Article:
Curbs on international travel needed to stop Covid variants and prevent third wave

  • Government urged to maintain restrictions on overseas holidays and provide financial support to travel industry, to reduce risk of new Covid variants fuelling a third wave.

  • Cross-party group of MPs demands urgent measures to reduce overcrowding at airports that have become “breeding grounds” for coronavirus.

  • MPs say international standards needed to spot fake Covid test certificates, warning “the UK’s biosecurity must not rely on border staff spotting a spelling error.”

A cross-party group made up of over 60 MPs and peers has urged the government to introduce stricter checks at airports and curbs on international travel to prevent Covid cases being imported into the UK, including new variants that could evade current vaccines.

In a report published today (Monday 3 May), the All-Party Parliamentary Group (APPG) on Coronavirus called on ministers to discourage all but essential overseas travel and introduce stronger protections against Covid-19 at the UK’s borders. It sets out a series of recommendations to “ensure that the hard-won progress in tackling the virus is not lost and mistakes of the past are not repeated.” 

The report is based on evidence received at the APPG’s hearing with expert witnesses on Tuesday 20 April 2021. The session heard how airports are becoming a “breeding ground” for the virus, with people arriving from red, amber and green list countries often mixing in overcrowded arrival halls. Notably, none of the witnesses questioned in the hearing said they would be prepared to travel internationally in the near future.

Lucy Moreton of the Immigration Services Union warned that long queues at airports posed a “significant risk” to border staff and travellers, while Professor Deenan Pillay from University College London warned that the failure to separate arrivals from amber and red countries “made a nonsense of things.” Lucy Moreton also told MPs that border staff spot around 100 fake Covid test certificates a day, mostly if there is a spelling error, and that the current system is predominantly based on trust.

MPs also heard from public health expert Dr Gabriel Scally, who warned the number of cases of imported Covid mutations such as the Indian variant could be ten to twenty times higher than official data suggests. He stated that only 5% to 10% of PCR tests are sent to laboratories to check for variants and that this analysis can take several weeks, meaning the government’s current approach is equivalent to “shutting the stable door after the horse has bolted”.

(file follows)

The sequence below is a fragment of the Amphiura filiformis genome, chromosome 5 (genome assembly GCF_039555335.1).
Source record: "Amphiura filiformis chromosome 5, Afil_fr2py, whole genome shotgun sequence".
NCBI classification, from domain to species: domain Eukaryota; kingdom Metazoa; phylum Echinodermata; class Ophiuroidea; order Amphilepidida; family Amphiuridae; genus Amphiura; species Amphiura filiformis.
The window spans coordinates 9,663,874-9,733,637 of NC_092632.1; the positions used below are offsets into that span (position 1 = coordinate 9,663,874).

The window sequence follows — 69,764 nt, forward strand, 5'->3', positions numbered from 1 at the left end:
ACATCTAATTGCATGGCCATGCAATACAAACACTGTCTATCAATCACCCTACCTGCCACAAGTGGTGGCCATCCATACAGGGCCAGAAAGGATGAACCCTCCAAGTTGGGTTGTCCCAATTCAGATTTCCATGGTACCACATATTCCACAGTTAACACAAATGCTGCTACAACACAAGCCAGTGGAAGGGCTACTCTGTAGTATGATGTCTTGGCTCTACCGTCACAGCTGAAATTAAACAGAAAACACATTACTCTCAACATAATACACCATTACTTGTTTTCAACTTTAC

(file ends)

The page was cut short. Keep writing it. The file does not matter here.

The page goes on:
Today’s APPG report calls on the UK government to maintain curbs on international leisure travel beyond the 17 May, to prevent new variants entering the UK and reduce the risk of a deadly third wave and further lockdowns. It says this policy should be reviewed on a quarterly basis, and that in the meantime the government must provide “adequate financial support” to businesses in the travel industry. It comes after health officials confirmed this week that three cases of the Indian variant have been found in Leicester, linked to travel from India.

The report also sets out recommendations to reduce the risk of infection at airports and ensure passengers arriving from green, amber and red list countries are kept separate. These include improving ventilation and creating more space for social distancing at arrival halls and verifying travel documents pre-departure where possible to reduce airport queues. In addition, the cross-party group is calling on the UK to drive the development of international standards for Covid test and vaccination certificates to help border staff spot fake documents. The report warns that the UK’s biosecurity “cannot rely on border staff spotting a spelling error”.

Finally, the cross-party group is urging the UK government to maintain funding for international research assisting the global fight against Covid-19. It comes after evidence received by the APPG found that cuts to the UK’s aid funding have impacted on several vital projects including work to help track Covid variants in India and Bangladesh.